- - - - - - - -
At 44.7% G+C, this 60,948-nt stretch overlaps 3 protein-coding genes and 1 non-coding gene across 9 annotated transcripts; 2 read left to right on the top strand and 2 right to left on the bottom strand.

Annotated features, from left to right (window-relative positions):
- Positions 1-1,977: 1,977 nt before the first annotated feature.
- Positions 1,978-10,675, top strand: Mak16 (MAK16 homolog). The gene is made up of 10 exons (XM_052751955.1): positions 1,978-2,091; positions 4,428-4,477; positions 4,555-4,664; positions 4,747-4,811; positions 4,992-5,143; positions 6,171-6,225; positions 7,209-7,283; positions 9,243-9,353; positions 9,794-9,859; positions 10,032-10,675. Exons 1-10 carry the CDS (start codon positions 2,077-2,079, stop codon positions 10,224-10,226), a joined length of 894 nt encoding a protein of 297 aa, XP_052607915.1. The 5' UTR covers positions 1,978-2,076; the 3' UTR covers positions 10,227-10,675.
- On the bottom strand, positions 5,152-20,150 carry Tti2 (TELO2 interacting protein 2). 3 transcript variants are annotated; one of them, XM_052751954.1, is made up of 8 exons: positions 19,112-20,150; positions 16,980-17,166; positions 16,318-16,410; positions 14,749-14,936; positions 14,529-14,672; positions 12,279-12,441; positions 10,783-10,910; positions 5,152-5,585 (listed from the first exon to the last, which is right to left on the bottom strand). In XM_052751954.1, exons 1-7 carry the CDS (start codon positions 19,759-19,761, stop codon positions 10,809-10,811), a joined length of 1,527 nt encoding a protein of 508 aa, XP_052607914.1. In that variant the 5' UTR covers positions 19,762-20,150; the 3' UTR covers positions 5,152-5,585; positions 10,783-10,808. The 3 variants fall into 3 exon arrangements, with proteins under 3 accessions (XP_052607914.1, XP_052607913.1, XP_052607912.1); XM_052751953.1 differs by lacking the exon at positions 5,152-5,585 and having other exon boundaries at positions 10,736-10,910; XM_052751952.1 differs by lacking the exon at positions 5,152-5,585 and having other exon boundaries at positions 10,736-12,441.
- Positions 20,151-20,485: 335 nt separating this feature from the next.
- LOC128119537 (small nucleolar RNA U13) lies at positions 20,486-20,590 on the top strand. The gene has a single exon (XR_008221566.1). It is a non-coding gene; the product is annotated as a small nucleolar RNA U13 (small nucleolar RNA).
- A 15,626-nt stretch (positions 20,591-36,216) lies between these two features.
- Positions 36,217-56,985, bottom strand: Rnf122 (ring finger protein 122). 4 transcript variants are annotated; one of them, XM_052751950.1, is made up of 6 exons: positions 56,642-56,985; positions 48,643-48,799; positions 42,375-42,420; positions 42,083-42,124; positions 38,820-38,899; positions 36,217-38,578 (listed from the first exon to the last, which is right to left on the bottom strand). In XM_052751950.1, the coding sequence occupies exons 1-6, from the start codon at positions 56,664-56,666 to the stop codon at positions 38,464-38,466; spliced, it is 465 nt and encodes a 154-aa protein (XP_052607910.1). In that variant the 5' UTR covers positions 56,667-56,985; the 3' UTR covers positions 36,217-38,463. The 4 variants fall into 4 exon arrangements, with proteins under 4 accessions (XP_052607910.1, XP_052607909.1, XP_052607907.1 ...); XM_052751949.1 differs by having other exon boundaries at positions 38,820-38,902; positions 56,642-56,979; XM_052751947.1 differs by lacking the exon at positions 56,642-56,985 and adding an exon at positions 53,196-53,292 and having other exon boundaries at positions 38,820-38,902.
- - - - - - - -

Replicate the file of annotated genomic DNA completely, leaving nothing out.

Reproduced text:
At 44.7% G+C, this 60,948-nt stretch overlaps 3 protein-coding genes and 1 non-coding gene across 9 annotated transcripts; 2 read left to right on the top strand and 2 right to left on the bottom strand.

Annotated features, from left to right (window-relative positions):
- Positions 1-1,977: 1,977 nt before the first annotated feature.
- Positions 1,978-10,675, top strand: Mak16 (MAK16 homolog). The gene is made up of 10 exons (XM_052751955.1): positions 1,978-2,091; positions 4,428-4,477; positions 4,555-4,664; positions 4,747-4,811; positions 4,992-5,143; positions 6,171-6,225; positions 7,209-7,283; positions 9,243-9,353; positions 9,794-9,859; positions 10,032-10,675. Exons 1-10 carry the CDS (start codon positions 2,077-2,079, stop codon positions 10,224-10,226), a joined length of 894 nt encoding a protein of 297 aa, XP_052607915.1. The 5' UTR covers positions 1,978-2,076; the 3' UTR covers positions 10,227-10,675.
- On the bottom strand, positions 5,152-20,150 carry Tti2 (TELO2 interacting protein 2). 3 transcript variants are annotated; one of them, XM_052751954.1, is made up of 8 exons: positions 19,112-20,150; positions 16,980-17,166; positions 16,318-16,410; positions 14,749-14,936; positions 14,529-14,672; positions 12,279-12,441; positions 10,783-10,910; positions 5,152-5,585 (listed from the first exon to the last, which is right to left on the bottom strand). In XM_052751954.1, exons 1-7 carry the CDS (start codon positions 19,759-19,761, stop codon positions 10,809-10,811), a joined length of 1,527 nt encoding a protein of 508 aa, XP_052607914.1. In that variant the 5' UTR covers positions 19,762-20,150; the 3' UTR covers positions 5,152-5,585; positions 10,783-10,808. The 3 variants fall into 3 exon arrangements, with proteins under 3 accessions (XP_052607914.1, XP_052607913.1, XP_052607912.1); XM_052751953.1 differs by lacking the exon at positions 5,152-5,585 and having other exon boundaries at positions 10,736-10,910; XM_052751952.1 differs by lacking the exon at positions 5,152-5,585 and having other exon boundaries at positions 10,736-12,441.
- Positions 20,151-20,485: 335 nt separating this feature from the next.
- LOC128119537 (small nucleolar RNA U13) lies at positions 20,486-20,590 on the top strand. The gene has a single exon (XR_008221566.1). It is a non-coding gene; the product is annotated as a small nucleolar RNA U13 (small nucleolar RNA).
- A 15,626-nt stretch (positions 20,591-36,216) lies between these two features.
- Positions 36,217-56,985, bottom strand: Rnf122 (ring finger protein 122). 4 transcript variants are annotated; one of them, XM_052751950.1, is made up of 6 exons: positions 56,642-56,985; positions 48,643-48,799; positions 42,375-42,420; positions 42,083-42,124; positions 38,820-38,899; positions 36,217-38,578 (listed from the first exon to the last, which is right to left on the bottom strand). In XM_052751950.1, the coding sequence occupies exons 1-6, from the start codon at positions 56,664-56,666 to the stop codon at positions 38,464-38,466; spliced, it is 465 nt and encodes a 154-aa protein (XP_052607910.1). In that variant the 5' UTR covers positions 56,667-56,985; the 3' UTR covers positions 36,217-38,463. The 4 variants fall into 4 exon arrangements, with proteins under 4 accessions (XP_052607910.1, XP_052607909.1, XP_052607907.1 ...); XM_052751949.1 differs by having other exon boundaries at positions 38,820-38,902; positions 56,642-56,979; XM_052751947.1 differs by lacking the exon at positions 56,642-56,985 and adding an exon at positions 53,196-53,292 and having other exon boundaries at positions 38,820-38,902.